A medical illustration reveals the importance of diversity

Medical illustrations can be found anywhere from textbooks to patient education material. These images provide an easy way for medical experts and laypersons alike to recognize and understand things like symptoms, biological processes, anatomy, and more. Still, important as they are, they rarely make waves, especially outside the medical community.

But one medical illustration recently caught the eye of Twitter users. Created and posted by Nigerian medical student and illustrator Chidiebere Ibe, the image depicts a fetus in a pregnant woman’s belly. What’s unusual here is that the fetus and mother are Black.

USA Today reports that despite the diversity of patients around the world, medical illustrations overwhelmingly depict white subjects - especially white males who, according to a 2018 study, featured in nearly 95% of four major textbooks used in top medical schools. Artists like Ibe want to change this, and the public’s enthusiasm for more diverse images is undeniable. Ibe’s tweet has so far garnered over 300,000 likes and tens of thousands of retweets.

One Twitter user’s retweet includes the comment “I’ve literally never seen a black foetus illustrated, ever. This is amazing”.

Diversity in medical illustration is important for several reasons, some of which may not be immediately apparent to the layperson.

For one thing, seeing an image of a person who looks like them can make patients feel validated and recognized. It may make them feel safer before a medical procedure or visit to their physician.

Images that make viewers feel recognized aren’t just beneficial for patients. They might even inspire children in underrepresented minorities to pursue a career in medicine. This includes the field of medical illustration, where only 8% of artists come from a minority background.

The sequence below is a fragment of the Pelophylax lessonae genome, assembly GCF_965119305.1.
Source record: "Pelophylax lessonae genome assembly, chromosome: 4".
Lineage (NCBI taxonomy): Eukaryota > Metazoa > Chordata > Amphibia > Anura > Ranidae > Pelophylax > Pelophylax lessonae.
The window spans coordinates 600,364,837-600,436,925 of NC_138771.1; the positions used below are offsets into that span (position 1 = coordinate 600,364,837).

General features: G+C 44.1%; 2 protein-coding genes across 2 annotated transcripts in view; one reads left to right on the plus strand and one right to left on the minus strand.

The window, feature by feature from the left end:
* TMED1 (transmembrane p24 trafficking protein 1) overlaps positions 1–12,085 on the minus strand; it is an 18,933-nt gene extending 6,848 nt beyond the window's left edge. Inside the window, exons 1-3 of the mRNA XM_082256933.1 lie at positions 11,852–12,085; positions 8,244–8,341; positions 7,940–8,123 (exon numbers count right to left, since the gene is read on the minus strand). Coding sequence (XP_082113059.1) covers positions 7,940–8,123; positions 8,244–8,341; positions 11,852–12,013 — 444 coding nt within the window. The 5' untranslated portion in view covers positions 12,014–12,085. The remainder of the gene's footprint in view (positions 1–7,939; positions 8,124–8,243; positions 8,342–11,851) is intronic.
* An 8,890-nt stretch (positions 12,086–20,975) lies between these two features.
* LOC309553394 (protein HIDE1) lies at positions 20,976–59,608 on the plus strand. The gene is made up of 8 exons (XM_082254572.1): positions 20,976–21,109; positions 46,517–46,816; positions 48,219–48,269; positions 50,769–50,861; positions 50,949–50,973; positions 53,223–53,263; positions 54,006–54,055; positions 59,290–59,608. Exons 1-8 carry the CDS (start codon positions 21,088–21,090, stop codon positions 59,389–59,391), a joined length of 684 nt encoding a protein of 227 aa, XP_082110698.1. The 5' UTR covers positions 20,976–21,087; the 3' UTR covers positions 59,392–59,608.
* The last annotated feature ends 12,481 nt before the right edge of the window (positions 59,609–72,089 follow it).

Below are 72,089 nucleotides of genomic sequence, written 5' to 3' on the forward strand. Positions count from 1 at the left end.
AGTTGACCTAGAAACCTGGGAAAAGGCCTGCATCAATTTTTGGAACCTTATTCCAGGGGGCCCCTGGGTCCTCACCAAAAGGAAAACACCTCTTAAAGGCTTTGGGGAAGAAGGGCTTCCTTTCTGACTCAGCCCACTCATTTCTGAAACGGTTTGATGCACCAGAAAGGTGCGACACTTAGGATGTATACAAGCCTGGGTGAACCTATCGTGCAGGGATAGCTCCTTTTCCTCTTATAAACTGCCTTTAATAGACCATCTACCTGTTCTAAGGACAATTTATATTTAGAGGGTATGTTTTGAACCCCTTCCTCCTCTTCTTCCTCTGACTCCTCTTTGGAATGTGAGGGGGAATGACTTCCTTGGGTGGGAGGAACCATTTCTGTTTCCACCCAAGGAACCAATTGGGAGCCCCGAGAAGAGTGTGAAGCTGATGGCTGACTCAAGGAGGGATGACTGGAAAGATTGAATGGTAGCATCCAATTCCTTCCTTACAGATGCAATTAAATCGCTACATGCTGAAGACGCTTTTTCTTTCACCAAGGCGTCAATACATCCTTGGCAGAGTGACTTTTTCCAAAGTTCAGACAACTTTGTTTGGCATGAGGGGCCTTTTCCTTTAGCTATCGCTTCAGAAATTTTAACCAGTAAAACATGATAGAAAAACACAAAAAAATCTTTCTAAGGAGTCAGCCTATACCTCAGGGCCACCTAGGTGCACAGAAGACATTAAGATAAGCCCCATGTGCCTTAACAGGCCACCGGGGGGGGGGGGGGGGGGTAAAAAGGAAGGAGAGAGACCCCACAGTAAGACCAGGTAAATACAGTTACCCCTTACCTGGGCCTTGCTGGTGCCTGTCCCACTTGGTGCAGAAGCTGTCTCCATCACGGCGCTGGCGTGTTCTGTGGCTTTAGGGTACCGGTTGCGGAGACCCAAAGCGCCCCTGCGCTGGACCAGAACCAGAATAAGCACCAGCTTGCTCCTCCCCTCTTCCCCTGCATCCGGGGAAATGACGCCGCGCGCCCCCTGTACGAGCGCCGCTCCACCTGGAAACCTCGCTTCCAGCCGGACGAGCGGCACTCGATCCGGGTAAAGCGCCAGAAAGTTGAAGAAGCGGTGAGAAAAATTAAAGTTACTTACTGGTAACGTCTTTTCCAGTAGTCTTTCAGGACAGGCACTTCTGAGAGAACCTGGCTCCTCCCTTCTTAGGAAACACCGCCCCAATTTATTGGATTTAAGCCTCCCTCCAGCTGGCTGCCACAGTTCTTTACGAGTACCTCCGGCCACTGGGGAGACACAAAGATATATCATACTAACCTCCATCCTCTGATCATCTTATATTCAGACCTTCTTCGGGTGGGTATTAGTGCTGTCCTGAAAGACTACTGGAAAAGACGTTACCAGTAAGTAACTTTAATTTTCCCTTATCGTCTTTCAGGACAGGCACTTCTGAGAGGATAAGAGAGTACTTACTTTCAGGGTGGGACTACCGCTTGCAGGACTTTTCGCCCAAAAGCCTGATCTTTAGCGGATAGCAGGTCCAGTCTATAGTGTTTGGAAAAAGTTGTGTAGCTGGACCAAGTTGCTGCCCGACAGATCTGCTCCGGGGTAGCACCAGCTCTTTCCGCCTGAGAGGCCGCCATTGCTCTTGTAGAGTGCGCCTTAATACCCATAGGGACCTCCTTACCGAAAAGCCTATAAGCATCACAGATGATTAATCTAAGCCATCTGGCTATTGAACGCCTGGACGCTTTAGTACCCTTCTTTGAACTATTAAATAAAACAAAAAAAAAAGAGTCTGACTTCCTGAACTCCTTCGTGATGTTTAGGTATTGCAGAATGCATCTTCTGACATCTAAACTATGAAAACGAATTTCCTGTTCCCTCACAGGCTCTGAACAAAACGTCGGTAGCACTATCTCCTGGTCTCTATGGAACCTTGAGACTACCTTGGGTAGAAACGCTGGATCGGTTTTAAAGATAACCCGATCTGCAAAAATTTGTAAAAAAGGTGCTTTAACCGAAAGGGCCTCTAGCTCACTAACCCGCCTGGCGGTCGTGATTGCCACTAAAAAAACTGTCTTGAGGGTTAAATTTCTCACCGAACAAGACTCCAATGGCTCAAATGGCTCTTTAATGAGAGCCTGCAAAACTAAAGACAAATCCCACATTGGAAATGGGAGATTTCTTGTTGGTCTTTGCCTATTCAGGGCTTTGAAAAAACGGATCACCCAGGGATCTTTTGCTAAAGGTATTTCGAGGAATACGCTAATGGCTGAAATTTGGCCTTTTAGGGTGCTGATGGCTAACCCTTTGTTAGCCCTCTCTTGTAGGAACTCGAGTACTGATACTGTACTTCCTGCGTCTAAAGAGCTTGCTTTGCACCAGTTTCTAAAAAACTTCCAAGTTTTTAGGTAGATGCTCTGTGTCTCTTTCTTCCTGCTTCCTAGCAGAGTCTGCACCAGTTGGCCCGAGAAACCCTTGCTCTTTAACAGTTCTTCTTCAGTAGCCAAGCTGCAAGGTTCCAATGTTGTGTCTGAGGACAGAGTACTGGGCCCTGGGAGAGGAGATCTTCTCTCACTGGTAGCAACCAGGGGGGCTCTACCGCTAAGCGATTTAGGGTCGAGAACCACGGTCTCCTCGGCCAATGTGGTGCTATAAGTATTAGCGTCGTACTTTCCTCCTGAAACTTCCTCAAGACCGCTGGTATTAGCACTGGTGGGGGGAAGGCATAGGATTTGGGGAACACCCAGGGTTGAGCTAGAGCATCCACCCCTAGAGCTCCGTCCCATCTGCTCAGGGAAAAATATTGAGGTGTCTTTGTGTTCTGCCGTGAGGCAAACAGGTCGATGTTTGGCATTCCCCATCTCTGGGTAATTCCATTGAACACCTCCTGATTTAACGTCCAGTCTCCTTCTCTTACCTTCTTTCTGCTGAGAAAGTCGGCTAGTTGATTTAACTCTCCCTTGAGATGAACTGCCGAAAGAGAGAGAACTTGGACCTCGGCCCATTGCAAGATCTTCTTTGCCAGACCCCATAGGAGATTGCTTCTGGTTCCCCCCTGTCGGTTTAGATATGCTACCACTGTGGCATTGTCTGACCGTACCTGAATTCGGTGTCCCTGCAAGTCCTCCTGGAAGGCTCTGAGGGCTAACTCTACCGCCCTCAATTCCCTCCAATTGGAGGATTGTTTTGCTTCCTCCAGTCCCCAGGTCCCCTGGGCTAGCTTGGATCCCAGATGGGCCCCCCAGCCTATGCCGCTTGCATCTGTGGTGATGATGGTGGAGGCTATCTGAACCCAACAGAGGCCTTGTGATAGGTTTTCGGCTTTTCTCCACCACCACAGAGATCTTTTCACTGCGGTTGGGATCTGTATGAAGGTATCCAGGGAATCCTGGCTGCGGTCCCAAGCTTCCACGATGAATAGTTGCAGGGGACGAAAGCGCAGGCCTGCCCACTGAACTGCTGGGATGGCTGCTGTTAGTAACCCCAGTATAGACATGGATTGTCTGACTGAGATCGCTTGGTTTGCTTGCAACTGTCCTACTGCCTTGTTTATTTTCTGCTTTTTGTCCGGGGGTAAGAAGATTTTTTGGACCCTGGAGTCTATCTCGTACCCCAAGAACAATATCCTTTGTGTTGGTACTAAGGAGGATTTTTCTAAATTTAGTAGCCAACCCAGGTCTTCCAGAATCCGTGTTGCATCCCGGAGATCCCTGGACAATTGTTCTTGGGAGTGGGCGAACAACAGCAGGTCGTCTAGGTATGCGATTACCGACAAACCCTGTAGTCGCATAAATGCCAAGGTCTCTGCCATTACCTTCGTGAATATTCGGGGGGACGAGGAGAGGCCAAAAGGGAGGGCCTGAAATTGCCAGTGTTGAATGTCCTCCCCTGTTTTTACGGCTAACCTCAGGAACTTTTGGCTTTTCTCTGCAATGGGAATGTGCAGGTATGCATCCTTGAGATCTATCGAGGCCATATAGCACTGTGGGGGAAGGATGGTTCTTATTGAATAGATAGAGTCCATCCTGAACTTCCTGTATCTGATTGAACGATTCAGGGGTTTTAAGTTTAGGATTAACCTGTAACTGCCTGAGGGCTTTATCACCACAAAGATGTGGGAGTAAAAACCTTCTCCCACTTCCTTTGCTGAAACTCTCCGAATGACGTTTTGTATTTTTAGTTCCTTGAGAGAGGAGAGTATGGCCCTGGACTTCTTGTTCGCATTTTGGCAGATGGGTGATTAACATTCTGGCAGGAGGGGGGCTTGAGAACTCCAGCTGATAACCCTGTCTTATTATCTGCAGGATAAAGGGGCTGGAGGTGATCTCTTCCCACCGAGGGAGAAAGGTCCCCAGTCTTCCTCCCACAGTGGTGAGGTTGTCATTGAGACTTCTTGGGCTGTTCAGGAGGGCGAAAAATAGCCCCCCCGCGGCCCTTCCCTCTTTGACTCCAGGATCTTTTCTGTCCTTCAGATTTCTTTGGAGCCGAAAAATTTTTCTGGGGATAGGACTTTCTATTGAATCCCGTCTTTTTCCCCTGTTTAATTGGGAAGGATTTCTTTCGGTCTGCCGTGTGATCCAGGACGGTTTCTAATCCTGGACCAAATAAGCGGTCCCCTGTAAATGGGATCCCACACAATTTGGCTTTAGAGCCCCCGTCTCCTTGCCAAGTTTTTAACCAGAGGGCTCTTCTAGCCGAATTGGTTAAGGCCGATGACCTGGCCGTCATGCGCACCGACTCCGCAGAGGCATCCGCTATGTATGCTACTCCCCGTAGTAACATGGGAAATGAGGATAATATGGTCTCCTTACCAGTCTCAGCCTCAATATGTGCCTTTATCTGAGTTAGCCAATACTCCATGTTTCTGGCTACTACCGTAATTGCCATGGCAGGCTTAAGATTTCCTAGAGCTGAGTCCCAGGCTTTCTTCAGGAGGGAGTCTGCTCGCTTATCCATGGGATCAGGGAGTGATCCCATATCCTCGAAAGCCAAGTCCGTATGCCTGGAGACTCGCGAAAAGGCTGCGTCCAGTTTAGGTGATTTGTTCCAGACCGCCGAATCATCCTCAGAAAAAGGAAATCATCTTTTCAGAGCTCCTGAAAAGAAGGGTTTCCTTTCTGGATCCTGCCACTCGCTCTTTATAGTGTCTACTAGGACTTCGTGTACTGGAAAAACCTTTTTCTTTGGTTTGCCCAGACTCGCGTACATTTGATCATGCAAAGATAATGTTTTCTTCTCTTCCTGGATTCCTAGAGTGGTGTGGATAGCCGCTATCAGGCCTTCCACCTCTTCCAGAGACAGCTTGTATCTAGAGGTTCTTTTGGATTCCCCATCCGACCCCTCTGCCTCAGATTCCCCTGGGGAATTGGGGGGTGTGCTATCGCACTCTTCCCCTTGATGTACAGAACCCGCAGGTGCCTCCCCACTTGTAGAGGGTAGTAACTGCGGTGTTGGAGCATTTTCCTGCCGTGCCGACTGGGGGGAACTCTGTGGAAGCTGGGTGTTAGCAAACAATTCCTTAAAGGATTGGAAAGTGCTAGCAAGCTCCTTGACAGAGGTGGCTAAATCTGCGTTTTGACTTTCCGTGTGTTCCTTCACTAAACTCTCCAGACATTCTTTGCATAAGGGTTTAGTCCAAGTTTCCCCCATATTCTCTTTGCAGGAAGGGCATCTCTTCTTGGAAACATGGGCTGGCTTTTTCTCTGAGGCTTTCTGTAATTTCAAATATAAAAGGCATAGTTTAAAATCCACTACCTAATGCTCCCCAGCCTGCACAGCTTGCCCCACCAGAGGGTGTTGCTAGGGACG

The lack of diversity among medical illustrators has an impact on medical educational materials. As Ni-ka Ford, of the Association of Medical Illustrators puts it: "If you don't have diverse people creating this content you’re not going to see as much diversity within the content being created."

The psychological benefits of diversity in medical illustration are immeasurable - in many ways, they could save lives. But there’s yet another reason why diversity in medical illustration is vital.

As we covered in a previous article, rashes and other skin conditions don’t look the same on white and darker skin. Due to a lack of diverse imagery, some doctors have trouble recognizing even common skin conditions like eczema on Black skin.

This led Dr. Malone Mukwende and his associates at the University of London to create the Mind the Gap Handbook, a guide that contains photographs and illustrations of rashes and other conditions on different types of skin. The book has already become an invaluable resource for medical professionals around the world.

In the age of COVID-19, understanding how rashes look on different kinds of skin is more important than ever. While high percentages of people of color in the US have been affected by COVID-19, a 2020 study found that a vast majority of articles describing rashes associated with the disease only include illustrations of these rashes on light skin.

The issue, medical illustrator Hillary Wilson says, is that white subjects seem to be the default. This has inspired her to depict subjects of different races in her illustrations. Like Ibe and many others in the medical illustration and medical community in general, she hopes that one day, being able to see subjects of all races represented equally in medical illustration will be the norm.

Ibe’s next goal is to create illustrated material for community health centers around the globe. If you’d like to help, healthcare providers can follow Ibe on social media to learn when material like this will be available. If you’re a patient, you can ask your healthcare provider to obtain copies for their office.

Representation is important for so many reasons. Who knows what impact more diverse imagery might have on doctors, patients -- and even children, who may decide to study medicine because they feel welcome and represented.


Chidiebere Ibe’s “Black Pregnant Woman” illustration

Image source


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